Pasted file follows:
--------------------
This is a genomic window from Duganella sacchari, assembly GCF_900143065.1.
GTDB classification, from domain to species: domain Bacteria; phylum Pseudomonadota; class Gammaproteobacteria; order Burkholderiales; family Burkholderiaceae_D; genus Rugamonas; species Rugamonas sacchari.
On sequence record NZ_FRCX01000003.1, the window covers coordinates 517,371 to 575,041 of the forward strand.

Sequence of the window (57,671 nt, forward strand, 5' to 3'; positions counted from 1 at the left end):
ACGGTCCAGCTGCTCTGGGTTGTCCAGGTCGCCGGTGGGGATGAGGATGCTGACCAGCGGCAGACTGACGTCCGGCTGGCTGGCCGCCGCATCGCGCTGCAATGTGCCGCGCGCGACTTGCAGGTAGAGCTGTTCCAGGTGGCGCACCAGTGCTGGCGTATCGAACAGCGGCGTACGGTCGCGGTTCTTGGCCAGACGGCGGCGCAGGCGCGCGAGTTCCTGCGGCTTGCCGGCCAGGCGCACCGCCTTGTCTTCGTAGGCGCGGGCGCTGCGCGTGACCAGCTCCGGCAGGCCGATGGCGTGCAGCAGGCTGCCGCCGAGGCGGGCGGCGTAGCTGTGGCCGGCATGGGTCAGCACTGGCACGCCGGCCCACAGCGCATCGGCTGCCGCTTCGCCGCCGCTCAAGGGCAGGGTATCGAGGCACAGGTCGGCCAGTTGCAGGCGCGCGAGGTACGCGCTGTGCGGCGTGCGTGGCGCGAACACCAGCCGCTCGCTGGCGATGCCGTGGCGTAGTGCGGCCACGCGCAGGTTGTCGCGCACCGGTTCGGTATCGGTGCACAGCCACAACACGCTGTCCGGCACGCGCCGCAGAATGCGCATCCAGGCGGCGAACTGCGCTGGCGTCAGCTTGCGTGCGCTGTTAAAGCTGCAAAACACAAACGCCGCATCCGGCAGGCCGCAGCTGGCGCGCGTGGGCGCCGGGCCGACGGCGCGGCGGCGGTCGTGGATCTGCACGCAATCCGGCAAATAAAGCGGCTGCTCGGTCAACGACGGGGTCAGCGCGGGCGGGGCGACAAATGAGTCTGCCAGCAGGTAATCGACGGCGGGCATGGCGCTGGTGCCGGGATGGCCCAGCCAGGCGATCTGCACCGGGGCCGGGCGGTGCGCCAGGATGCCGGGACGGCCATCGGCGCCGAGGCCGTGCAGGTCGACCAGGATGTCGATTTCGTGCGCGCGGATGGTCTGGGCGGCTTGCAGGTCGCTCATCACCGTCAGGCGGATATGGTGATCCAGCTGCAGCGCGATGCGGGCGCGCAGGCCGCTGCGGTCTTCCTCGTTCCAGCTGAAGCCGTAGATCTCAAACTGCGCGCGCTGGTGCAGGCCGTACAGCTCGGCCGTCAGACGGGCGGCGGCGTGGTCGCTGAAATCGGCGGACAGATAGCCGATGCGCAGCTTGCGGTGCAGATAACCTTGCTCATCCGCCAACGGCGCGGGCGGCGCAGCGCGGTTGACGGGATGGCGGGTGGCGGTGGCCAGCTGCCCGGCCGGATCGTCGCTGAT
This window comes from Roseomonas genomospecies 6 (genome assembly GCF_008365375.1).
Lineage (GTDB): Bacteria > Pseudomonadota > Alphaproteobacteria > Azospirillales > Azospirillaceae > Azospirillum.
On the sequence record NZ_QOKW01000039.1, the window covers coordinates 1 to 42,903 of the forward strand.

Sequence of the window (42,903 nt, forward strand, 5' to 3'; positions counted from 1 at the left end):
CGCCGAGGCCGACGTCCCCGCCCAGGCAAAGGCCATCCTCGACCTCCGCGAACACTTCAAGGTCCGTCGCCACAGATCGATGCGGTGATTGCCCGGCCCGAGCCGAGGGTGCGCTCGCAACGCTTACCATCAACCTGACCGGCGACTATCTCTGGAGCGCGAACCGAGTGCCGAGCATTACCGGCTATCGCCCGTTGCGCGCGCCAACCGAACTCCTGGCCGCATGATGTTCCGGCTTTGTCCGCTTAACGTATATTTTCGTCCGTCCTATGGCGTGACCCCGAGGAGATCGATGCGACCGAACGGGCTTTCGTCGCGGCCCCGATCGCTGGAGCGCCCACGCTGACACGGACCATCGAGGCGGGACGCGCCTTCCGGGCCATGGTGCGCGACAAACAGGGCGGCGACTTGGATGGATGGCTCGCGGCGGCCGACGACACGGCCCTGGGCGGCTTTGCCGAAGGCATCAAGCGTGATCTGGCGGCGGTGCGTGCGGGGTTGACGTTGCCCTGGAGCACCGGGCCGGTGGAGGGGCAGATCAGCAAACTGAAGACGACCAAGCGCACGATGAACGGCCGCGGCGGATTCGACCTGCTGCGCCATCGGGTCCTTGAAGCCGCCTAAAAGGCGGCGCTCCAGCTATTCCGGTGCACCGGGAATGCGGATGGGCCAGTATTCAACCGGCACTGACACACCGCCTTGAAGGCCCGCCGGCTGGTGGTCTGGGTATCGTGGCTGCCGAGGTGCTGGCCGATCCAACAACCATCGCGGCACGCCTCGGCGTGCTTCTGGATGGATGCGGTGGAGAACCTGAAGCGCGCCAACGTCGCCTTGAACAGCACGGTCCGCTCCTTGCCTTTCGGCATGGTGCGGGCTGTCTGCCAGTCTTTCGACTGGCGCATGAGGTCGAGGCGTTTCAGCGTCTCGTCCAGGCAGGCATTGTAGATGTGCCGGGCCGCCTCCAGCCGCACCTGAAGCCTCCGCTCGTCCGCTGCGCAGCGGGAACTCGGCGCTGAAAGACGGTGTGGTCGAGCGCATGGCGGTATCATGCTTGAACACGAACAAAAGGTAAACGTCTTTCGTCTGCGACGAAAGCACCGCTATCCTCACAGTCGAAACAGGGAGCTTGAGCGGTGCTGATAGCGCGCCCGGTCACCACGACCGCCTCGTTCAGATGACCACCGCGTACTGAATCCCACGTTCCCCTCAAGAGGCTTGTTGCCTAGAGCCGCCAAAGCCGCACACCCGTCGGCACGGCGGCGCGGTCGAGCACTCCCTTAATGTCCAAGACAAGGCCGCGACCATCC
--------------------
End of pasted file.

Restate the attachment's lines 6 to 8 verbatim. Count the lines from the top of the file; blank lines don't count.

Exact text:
This window comes from Roseomonas genomospecies 6 (genome assembly GCF_008365375.1).
Lineage (GTDB): Bacteria > Pseudomonadota > Alphaproteobacteria > Azospirillales > Azospirillaceae > Azospirillum.
On the sequence record NZ_QOKW01000039.1, the window covers coordinates 1 to 42,903 of the forward strand.